For another example, consider a case where an applicant studied a non-business undergraduate degree (very common, by the way) but has a keen interest in a business career. We often see that students who are not passionate about their undergraduate subject matter have grades which reflect their lack of engagement. In these cases, the GMAT offers the applicants a chance to demonstrate their capabilities in subject areas more relevant to their proposed graduate business studies. On the admissions side, the GMAT is a tool that helps us compare applicants from diverse educational backgrounds. Such comparisons are not always relevant when done using GPA alone as we typically see lower grades in some disciplines than others.



Shari Sekel, Brock University Faculty of Business (photo left)

Many potential MBA students are intimidated by the process, and are afraid to ask questions of the faculty. How can this fear be overcome?

Shari Sekel: At Brock, as well as many other MBA programs, we strongly encourage students to contact us in advance of their applications. We want to make sure that questions get answered, that the application process itself runs smoothly and timely and that the applicant’s objectives are consistent with the program options that we can deliver. You’ll read below that making connections with your schools of choice before submitting your applications is actually a great approach!

Before contacting a school, students need to have a good understanding of their own objectives and need to have done some research through program websites. Most simple questions about program specializations, start dates, fees, and more can be easily located online. Once students have learned the basics from the program websites, they should be able to create a short list of schools that seem to cover their basic needs/wants. At that point, students should make a connection with each program to talk about fit.

But students should be prepared to answer as many questions as they ask. In fact, when I counsel MBA prospects, I always start the conversation by talking about their career objectives. Doing so helps make sure that I’m providing students with information relevant to their individual circumstances.

Choosing a graduate program is a big decision – students owe it to themselves to make a personal connection with their MBA program choices. At Brock, we’re genuinely interested in finding students who are the right fit for our program – and we’ll be honest if a prospect and his or her objectives is not a good fit for what we have to offer. In fact, we’re happy to point you to another program that might be a more appropriate choice for your needs. These are the kinds of things that aren’t on the website so making that connection is definitely worth it!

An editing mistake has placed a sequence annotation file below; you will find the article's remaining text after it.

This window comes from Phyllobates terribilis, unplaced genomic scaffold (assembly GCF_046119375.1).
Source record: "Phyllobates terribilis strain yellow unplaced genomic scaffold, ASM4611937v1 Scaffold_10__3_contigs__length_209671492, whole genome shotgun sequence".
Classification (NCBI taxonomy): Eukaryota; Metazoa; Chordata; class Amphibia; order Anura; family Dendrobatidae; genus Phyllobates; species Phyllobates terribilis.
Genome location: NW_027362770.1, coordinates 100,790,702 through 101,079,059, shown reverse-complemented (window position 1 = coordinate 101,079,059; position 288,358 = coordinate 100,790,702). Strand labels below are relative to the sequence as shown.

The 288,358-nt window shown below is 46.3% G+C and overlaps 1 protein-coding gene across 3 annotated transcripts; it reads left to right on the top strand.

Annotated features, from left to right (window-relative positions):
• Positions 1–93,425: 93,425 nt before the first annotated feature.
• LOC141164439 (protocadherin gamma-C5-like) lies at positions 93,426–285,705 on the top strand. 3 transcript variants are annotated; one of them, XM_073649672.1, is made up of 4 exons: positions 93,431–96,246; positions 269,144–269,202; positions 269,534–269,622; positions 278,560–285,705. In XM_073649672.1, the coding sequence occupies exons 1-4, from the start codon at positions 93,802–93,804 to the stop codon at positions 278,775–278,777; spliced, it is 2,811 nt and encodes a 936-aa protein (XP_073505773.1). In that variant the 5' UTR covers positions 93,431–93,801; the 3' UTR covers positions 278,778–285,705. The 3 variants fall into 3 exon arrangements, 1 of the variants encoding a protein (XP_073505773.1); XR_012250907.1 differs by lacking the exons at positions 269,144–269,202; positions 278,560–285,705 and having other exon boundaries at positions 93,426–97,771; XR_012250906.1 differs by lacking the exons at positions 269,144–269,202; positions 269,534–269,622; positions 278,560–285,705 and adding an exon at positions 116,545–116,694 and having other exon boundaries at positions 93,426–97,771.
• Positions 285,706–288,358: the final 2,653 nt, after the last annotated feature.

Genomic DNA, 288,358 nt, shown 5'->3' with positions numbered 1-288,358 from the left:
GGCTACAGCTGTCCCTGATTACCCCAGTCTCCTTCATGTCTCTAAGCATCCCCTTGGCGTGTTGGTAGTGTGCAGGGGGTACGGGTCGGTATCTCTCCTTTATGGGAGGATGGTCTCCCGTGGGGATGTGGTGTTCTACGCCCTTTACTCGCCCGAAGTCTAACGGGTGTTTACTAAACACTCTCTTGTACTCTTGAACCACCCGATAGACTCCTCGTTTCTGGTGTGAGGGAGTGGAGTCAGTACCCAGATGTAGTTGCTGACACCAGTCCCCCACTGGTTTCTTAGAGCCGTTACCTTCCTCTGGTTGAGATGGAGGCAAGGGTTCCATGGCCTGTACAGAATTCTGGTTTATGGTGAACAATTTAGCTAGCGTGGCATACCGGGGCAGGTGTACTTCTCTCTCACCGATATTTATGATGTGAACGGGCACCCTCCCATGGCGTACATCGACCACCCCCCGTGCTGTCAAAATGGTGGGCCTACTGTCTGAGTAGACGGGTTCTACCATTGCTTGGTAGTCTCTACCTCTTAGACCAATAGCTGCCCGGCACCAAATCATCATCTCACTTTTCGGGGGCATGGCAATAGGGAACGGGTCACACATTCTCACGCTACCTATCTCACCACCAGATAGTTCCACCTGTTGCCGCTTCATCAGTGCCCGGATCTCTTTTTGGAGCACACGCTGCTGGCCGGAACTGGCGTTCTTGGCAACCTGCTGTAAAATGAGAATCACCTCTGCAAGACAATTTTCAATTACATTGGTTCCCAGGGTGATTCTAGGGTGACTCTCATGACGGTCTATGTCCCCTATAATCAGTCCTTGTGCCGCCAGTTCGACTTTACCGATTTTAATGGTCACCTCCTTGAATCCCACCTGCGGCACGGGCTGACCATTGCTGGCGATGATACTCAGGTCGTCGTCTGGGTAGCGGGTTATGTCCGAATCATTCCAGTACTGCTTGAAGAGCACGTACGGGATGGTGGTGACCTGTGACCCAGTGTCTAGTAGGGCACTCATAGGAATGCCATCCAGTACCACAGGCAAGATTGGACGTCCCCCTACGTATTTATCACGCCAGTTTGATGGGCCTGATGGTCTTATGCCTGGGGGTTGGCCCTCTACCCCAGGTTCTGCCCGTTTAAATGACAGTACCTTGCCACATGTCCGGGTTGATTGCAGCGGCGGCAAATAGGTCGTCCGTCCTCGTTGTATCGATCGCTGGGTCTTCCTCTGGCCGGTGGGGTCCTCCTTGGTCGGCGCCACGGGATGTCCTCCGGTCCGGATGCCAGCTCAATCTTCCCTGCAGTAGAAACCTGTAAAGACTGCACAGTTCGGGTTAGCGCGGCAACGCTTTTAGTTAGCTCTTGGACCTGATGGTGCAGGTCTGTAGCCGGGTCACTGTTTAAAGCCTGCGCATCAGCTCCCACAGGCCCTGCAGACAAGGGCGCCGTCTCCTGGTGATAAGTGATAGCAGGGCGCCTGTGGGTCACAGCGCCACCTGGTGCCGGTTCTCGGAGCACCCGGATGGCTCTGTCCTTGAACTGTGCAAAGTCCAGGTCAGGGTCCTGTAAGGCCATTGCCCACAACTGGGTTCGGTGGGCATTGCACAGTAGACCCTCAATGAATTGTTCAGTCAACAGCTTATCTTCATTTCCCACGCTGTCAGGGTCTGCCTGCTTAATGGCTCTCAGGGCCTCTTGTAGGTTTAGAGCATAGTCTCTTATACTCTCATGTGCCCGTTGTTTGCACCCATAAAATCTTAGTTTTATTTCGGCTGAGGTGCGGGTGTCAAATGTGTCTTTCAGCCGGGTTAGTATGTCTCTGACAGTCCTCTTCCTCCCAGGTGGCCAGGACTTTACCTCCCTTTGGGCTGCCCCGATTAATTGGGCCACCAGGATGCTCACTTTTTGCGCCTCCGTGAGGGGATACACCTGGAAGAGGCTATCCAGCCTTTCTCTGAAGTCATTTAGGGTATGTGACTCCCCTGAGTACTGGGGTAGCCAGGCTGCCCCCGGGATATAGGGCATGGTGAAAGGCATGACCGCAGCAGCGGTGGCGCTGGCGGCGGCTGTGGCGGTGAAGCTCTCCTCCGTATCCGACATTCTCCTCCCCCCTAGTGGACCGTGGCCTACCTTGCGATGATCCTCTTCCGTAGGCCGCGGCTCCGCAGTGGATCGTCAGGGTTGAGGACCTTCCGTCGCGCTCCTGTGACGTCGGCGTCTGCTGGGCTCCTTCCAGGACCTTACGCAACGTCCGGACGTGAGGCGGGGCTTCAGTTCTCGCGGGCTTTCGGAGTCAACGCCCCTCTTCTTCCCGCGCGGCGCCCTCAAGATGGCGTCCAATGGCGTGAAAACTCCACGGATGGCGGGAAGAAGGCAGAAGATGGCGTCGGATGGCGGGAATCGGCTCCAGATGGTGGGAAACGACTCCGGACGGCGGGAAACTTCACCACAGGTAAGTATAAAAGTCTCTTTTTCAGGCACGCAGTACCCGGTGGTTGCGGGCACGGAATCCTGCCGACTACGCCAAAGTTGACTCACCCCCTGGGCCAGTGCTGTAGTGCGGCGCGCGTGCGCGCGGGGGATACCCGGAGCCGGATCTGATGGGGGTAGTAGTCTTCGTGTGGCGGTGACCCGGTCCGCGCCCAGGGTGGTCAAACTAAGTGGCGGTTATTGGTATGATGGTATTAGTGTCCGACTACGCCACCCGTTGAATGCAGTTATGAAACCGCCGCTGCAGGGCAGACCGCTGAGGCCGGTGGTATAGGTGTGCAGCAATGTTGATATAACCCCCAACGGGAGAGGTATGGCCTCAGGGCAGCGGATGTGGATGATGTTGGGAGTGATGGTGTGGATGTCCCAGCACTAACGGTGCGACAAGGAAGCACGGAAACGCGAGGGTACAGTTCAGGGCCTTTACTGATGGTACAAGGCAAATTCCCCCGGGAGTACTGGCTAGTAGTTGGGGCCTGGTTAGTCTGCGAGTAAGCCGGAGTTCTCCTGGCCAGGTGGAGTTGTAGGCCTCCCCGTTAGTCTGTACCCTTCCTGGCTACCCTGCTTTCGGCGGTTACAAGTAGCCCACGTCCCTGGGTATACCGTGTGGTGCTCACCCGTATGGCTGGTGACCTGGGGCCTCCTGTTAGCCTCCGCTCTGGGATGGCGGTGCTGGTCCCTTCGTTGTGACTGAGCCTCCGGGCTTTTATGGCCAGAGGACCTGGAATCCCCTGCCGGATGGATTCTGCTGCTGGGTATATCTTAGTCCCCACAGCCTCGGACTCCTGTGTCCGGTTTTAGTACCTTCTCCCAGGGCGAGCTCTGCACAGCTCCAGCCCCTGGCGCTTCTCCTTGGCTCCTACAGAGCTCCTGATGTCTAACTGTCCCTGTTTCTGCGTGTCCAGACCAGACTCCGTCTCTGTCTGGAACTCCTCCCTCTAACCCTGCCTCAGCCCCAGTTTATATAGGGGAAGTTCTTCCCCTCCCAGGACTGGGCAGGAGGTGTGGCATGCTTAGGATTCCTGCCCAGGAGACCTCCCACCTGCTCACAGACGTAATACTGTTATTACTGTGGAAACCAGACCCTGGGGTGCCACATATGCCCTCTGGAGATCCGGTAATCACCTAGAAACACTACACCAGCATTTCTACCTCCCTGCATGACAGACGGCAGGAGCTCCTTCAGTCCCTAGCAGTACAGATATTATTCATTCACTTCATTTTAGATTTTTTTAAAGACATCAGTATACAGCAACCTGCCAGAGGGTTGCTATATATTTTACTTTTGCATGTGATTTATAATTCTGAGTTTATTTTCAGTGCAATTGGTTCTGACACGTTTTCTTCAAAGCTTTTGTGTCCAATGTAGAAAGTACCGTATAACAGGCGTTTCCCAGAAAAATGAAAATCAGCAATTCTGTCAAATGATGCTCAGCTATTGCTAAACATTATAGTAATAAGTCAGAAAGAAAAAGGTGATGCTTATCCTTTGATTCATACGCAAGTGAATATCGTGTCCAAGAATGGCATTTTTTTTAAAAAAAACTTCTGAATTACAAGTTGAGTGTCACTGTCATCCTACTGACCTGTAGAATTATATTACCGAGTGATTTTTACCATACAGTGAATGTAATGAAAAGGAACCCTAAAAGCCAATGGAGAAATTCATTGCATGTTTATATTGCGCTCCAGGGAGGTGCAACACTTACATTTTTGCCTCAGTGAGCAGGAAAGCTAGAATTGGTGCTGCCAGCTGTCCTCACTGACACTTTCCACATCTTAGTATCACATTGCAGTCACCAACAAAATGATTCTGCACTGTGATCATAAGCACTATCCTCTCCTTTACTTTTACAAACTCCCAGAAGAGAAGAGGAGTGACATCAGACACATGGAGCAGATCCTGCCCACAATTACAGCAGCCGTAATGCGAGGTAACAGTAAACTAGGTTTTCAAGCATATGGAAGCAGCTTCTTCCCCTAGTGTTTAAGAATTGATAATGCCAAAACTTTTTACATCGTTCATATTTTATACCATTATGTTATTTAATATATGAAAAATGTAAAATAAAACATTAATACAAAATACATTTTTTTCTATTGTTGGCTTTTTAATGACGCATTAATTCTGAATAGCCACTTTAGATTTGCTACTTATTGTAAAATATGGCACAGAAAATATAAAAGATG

How does a student know that they are the right fit for the school and courses they are selecting for their MBA program?

Shari Sekel: There are no guarantees in life. All we can do is try to predict the future. On the MBA program side, we have admissions requirements and processes that help us predict which applicants will be successful in our program. These are the people to whom we will offer admission. At the same time, prospective MBA students undertake an admissions process of their own as they decide which programs are worth their application and most likely to help them achieve their objectives.

As discussed elsewhere in more detail, there are three main recommendations that I have for MBA prospects. First, they need to understand themselves, their strengths, their weaknesses and their objectives. Second, they need to do some basic research online. Third, students need to connect with their prospective schools. Talk to people, visit campus, get advice from the program staff who’ve seen previous students come through the program. Ask if these experts have had other students with a similar background come through the MBA? Was the program a good fit for them?

At the end of the day, students won’t know until they are likely long out of their MBA program whether it was the perfect fit for them. A lot of the theory and professional skills acquired in an MBA only show their value when applied in the post-MBA workplace. The steps described above, however, will certainly help an MBA prospect make the best possible prediction.